Meet our Shepherds
Our Priests serving St. Lawrence Community
Fr. Henry D'souza
Fr. Clarence Sequeira2017 Onward
Saint of the Poor
During Pope Sixtus II’s rule St Lawrence was the Deacon of the Church of Rome. Being the Deacon, he was in charge of the management of Church goods. Emperor Valerian, who was the then reigning king of Rome, with his eye on the treasury of the Church ordered that they be handed over to him. St Lawrence knew the disastrous results of such wealth getting into the wrong hands. He came out with a bouncer. A solution that brought a lot of smiles on the faces of the poor. St Lawrence, instead of giving the wealth to the emperor, emptied the treasuries and distributed it among the poor. When the emperor sent his men over to gather the church’s treasures St Lawrence presented them with treasures of a different kind. He brought to them the poor and the physically challenged saying that it was these who were the treasures of the Church. Thus, St Lawrence is also called the Saint of the Poor.
St. Lawrence, one of the deacons of the Roman Church, was one of the victims of the persecution of Valerian in 258, like Pope Sixtus II and many other members of the Roman clergy. At the beginning of the month of August, 258, the emperor issued an edict, commanding that all bishops, priests, and deacons should immediately be put to death. This imperial command was immediately carried out in Rome. On 6 August Pope Sixtus II was apprehended in one of the catacombs, and executed forthwith. . also that when Pope Sixtus II was led away to his death he comforted Lawrence, who wished to share his martyrdom, by saying that he would follow him in three days. Four days later, on the 10th of August of that same year, Lawrence, the last of the seven deacons, also suffered a martyr's death. The saintly Bishop of Milan also states that St. Lawrence was burned to death on a gridiron.
St Lawrence is one of the most widely venerated saints of the Roman Catholic Church. Devotion to him was widespread by the 4th century. As his martyrdom occurred very early in Church history, many other Christians honor him as well.
St Lawrence is especially honored in the city of Rome, where he is one of the city's patrons. There are several churches in Rome dedicated to him, including San Lorenzo in Panisperna, traditionally identified as the place of his execution. The church of San Lorenzo in Lucina, dedicated to this saint, still exists. The feast day of St. Lawrence is kept on 10 August. He is pictured in art with the gridiron on which he is supposed to have been roasted to death.
He is invoked by librarians, cooks, and tanners as their patron. His celebration on 10 August has the rank of feast throughout the entire Catholic world. On this day, the reliquary containing his burnt head is displayed in the Vatican for veneration.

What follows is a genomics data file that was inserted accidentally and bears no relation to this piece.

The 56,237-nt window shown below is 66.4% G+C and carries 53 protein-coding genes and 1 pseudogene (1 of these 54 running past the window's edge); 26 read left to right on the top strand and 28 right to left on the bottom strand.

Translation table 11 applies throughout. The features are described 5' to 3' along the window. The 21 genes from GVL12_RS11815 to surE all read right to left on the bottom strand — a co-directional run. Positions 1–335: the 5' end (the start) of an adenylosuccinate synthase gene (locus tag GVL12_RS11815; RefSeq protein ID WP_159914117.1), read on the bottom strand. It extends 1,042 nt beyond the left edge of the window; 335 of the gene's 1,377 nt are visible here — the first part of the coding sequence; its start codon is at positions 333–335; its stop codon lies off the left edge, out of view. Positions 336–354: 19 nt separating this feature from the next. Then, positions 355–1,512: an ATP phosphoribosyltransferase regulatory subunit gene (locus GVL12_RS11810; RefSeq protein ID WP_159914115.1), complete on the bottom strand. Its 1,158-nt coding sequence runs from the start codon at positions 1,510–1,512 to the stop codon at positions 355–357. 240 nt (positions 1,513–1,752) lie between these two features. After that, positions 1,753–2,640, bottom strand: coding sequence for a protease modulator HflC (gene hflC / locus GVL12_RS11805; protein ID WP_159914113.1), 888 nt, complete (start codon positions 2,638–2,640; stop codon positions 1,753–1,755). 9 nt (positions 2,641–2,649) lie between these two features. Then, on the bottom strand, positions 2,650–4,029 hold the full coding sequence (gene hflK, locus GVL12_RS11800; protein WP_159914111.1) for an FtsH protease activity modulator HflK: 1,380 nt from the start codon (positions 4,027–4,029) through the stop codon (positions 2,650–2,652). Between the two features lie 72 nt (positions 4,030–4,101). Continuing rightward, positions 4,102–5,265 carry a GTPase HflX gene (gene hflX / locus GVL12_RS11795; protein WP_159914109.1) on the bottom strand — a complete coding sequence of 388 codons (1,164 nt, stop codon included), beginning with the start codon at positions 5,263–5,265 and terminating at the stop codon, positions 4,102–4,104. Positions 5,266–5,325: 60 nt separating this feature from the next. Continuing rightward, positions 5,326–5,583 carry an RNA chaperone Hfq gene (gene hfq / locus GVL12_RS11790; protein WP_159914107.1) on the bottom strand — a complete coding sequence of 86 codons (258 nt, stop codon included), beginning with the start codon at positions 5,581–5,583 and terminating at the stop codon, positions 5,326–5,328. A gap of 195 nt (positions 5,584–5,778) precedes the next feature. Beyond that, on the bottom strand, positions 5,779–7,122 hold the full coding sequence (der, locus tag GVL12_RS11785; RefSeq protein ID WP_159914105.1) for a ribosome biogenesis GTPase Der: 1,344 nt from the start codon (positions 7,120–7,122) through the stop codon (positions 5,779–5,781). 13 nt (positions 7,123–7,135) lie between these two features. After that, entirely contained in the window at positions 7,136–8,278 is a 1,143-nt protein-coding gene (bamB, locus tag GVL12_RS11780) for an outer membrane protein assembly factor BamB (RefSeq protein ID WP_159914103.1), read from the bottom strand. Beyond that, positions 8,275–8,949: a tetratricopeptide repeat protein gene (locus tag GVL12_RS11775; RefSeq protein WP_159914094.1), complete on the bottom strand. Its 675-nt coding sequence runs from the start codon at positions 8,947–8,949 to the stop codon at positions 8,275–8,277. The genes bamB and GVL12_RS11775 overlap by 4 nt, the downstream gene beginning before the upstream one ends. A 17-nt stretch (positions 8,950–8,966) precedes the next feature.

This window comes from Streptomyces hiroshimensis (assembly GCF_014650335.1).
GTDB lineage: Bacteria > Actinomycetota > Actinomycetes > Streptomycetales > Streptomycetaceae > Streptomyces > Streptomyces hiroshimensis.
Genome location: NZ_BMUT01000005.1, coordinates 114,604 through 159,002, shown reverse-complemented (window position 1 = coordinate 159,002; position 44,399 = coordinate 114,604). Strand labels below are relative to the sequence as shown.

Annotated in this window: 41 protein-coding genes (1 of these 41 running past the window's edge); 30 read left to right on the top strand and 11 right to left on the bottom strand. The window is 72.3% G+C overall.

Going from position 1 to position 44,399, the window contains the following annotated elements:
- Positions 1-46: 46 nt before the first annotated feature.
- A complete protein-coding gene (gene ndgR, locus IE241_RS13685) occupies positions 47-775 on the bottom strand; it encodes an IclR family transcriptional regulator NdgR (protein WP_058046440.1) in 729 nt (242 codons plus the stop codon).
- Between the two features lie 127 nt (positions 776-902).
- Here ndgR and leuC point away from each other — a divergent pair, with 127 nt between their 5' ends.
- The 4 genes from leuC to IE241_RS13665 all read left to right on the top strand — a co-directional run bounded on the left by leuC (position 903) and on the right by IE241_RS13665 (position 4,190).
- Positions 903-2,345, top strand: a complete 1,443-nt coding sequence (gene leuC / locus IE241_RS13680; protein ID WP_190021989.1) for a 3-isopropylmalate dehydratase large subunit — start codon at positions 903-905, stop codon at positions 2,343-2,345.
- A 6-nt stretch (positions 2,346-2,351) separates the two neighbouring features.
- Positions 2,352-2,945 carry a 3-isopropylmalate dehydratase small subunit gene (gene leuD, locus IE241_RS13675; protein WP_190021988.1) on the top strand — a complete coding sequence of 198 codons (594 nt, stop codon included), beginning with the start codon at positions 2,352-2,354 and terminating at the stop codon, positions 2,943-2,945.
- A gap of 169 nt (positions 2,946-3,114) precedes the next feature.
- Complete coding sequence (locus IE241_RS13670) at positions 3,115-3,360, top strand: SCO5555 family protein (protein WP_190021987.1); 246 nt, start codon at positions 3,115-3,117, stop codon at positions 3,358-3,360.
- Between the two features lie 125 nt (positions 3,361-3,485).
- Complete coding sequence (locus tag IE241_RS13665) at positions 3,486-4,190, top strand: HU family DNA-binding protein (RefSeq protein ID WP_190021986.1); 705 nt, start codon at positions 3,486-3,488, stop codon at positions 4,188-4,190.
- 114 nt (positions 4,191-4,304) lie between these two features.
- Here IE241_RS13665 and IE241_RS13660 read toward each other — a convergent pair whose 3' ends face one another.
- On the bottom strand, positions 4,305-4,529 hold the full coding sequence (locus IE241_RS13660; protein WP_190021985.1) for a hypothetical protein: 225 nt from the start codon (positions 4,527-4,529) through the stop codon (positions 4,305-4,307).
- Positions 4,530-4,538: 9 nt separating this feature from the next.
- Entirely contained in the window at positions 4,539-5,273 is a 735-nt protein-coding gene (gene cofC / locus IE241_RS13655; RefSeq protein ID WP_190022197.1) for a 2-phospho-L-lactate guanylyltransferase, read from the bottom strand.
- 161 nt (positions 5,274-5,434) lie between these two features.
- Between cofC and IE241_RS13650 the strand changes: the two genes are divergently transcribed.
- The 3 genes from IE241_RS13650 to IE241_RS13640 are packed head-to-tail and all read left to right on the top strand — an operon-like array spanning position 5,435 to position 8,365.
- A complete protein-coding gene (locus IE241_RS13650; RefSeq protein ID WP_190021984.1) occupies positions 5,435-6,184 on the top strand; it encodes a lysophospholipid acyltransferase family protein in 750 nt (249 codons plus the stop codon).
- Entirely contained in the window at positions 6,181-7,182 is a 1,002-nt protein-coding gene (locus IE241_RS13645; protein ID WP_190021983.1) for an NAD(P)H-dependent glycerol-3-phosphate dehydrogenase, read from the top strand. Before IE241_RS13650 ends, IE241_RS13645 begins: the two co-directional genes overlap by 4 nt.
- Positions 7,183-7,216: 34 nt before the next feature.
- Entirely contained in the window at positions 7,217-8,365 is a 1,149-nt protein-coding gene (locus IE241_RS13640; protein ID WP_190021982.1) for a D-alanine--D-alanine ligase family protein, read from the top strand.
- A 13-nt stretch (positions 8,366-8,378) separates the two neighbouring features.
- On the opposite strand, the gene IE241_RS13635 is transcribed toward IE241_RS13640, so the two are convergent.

In Goa, the feast of St Lawrence is celebrated in quite a few places like Agaxim, where he is the patron saint, and at Sinquerim. Mr Rosario Rodrigues, the author of books like ‘Models of Holiness - from India and missionaries on the way to sainthood’ and the recent one ‘The Living Architectural Splendour’, a study on the Church of St Anna, Telaulim, says that the feast of St Lawrence is always celebrated on August 10. After the high mass a procession of the relic of St Lawrence kept in a silver monstrance, which was brought by missionaries to Goa, is taken around the Church.
On the Sinquerim hill stands the Church of St Lawrence offering a pleasant view of the sea. Nobody knows the reason why this saint is associated with the sea. Some like Annie Siveria, a housewife from Sinquerim, says that probably the saint is dear to the fishermen because from the sea the only two things visible are the lighthouse at Aguada and the Church of St Lawrence. On the feast day, after the high mass, the parish priest blesses the sea from the bandstand that is in the Church compound. He performs the blessing by lifting the monstrance having inside it the Blessed Eucharist. “Poile padri ani irmao dorian vetale, bengiar korpak, put ata accidents zaina zavpak ata te dorain vochona” – “ Earlier the priest accompanied by some parish members used to go in a canoe into the sea and bless it, but now they bless the sea from the Church,” informs Lourdina Belgal, another resident of the area.
Elders of the areas say that sandbars at the mouth of the sea were cleared after the holy blessings long ago. The fishermen used to face difficulties in taking their boat into the sea due to this sandbar. However, now with the use of mechanised boats, the problems of sandbars are overcome. Yet many fishermen still do not venture out into the sea until the blessings are done.
The day after the feast fishermen from Sinquerim and the surrounding areas offer a special mass at the Church asking for God’s blessings to ensure a good catch for the year to come
History of St. Lawrence Church